Praised both as architect and engineer, Pier Luigi Nervi greatly affected the 20th century by exploring the use of reinforced concrete in a variety of inventive structural projects.
The Brain of an Engineer, the Heart of an Architect.
Pier Luigi Nervi was born in 1981 in Sondrio, Italy. He studied Civil Engineering at the University of Bologna, immediately showing an incredible artistic sensibility; yet, despite this natural talent, he never studied architecture at a university, but this fact never seemed to hinder his design prowess. After graduation, Nervi co-founded the building firm Nervi and Nebbiosi, which would later become Nervi and Bartoli. He became very popular thanks to his ability to keep the cost down in creating ground-breaking designs, made possible due to the adoption of reinforced concrete, a material that came to represent his trademark.
The engineer garnered major public attention with the project for the Stadio Artemio Franchi, in Florence, sporting its unmistakable cantilevered roof and winding stairs. Nervi also built a series of aeroplane hangars for the Italian Royal Air Force, now destroyed. These works established his reputation as a master of architecture and engineering; other masterpieces are the Torino Esposizioni, the UNESCO Headquarters in Paris, the Pirelli Tower, the Palazzetto Dello Sport.
Usability and Innovation
Pier Luigi Nervi based his approach to design on intuitiveness, without ever losing sight of the functionality of the structure. His sensibility for the balance between structure and shape led him to bold designs, realized through affordable materials, such as reinforced concrete. This model had a great influence and inspired other architects all across Europe. He was driven by the desire for expressing the beauty and the ingenious implementation of this material in his works, often making large use of prefabricated materials, such as his introduction of Ferrocement, a construction system that used reinforced mortar or plaster, applied over a metal “armature” and closely spaced thin steel rods, such as rebar. This method was a response to international trade sanctions, due to the invasion of Ethiopia, and the subsequent need to adapt.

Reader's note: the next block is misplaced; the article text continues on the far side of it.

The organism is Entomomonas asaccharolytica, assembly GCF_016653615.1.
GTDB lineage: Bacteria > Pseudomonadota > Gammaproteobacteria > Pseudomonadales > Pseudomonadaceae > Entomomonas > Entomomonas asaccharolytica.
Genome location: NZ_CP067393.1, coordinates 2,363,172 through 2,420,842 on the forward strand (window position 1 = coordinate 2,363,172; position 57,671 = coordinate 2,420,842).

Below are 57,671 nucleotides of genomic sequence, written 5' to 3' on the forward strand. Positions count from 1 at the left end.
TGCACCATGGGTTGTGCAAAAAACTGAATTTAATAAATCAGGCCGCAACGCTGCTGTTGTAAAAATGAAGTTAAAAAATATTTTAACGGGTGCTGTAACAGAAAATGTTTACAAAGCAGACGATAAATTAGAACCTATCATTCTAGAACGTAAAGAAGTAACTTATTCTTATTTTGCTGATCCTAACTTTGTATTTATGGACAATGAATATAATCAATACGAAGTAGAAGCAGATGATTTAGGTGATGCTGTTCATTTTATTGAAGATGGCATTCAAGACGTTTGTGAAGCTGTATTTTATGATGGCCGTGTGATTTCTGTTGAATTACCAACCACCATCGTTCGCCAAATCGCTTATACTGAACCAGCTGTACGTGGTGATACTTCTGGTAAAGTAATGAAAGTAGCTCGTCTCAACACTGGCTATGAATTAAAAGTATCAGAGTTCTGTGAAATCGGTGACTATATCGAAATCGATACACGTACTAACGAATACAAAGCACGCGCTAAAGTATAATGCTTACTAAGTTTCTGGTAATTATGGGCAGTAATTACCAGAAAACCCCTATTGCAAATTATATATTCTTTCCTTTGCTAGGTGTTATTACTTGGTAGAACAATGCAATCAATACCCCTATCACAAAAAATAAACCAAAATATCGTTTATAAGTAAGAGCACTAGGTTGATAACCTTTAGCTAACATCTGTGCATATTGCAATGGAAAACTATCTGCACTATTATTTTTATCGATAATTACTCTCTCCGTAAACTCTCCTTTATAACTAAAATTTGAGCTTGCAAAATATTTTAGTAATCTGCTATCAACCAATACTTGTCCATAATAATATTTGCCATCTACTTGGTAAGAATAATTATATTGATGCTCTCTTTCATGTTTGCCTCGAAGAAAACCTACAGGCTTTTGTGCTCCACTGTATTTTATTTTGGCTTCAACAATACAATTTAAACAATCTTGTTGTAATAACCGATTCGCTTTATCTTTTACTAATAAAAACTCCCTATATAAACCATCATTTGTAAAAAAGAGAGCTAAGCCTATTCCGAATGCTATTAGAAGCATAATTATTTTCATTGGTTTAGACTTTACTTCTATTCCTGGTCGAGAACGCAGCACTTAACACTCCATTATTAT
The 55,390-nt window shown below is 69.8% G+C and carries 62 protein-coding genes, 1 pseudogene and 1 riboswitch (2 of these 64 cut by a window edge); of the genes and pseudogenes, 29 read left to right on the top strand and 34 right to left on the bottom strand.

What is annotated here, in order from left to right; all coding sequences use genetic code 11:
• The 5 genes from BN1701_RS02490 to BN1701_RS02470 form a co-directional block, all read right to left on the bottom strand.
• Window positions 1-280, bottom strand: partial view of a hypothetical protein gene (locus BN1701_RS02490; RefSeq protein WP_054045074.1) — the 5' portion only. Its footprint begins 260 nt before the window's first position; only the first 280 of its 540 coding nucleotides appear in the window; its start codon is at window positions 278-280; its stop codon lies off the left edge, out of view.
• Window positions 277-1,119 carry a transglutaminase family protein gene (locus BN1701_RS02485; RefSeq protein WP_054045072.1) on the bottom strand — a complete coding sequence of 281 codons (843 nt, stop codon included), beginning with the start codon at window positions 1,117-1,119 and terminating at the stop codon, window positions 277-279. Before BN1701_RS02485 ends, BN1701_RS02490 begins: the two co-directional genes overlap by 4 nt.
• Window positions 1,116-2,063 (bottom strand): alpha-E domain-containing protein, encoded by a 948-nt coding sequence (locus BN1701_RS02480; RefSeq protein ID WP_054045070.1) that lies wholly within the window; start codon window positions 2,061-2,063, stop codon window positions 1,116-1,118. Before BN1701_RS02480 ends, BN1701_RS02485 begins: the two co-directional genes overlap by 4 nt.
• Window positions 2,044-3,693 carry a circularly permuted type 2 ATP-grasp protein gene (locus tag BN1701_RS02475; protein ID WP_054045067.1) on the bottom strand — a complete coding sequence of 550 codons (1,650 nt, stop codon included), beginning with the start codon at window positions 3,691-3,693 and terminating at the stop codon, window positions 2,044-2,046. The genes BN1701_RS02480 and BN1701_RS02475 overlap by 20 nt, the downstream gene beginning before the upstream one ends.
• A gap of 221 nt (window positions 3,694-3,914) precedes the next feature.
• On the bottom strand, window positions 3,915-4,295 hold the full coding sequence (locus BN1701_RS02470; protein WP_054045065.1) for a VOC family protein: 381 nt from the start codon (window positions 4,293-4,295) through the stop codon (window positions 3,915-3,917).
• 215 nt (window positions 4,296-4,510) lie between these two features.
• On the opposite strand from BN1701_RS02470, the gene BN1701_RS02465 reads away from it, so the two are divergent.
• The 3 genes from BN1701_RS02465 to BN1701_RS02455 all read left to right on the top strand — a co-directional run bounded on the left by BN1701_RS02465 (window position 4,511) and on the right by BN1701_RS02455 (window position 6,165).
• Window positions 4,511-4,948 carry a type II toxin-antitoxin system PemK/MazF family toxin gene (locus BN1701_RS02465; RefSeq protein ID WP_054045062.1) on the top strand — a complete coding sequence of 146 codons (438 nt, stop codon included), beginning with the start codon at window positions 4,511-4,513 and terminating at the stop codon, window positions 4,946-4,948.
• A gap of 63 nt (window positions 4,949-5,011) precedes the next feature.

A True Master of Parametric Design
While nowadays parametric design is based on computer-aided technology, Nervi was a master of this craft and experimenting with biomimetic architecture already in his time, building beautiful, functional structures. For example, the former zoology lecture hall at the University of Freiburg was inspired by the internal geometry of bone tissue, optimized to resist external forces by creating a porous bone structure that efficiently maximizes its strength to weight ratio. Nervi maximized the complexity of his design by transforming and revolving simple forms; the sophistication of his geometry was never limited to the constructability of the structure. Nervi truly understood the relationship between design and construction and was able to utilize this knowledge to drive his works.
Palazzetto dello Sport
This visionary project spread all around the world the dome architecture. Palazzetto Dello Sport is a mid-way between a rigorous formal taste and an enveloping aesthetic. It was designed in the 1950s by Pier Luigi Nervi and Annibale Vitellozzi as a prototype of a sporting palace built with economical materials; the dome was made in prefabricated ferrocement, characterized by a smooth exterior and an embroidered inside. It was one of the first applications of the so-called “Nervi System”, the typical approach of Pier Luigi Nervi to keep down costs. This structure became a symbol of the rebirth of an area formerly abandoned, proposing at the same time a new way of conceiving architecture.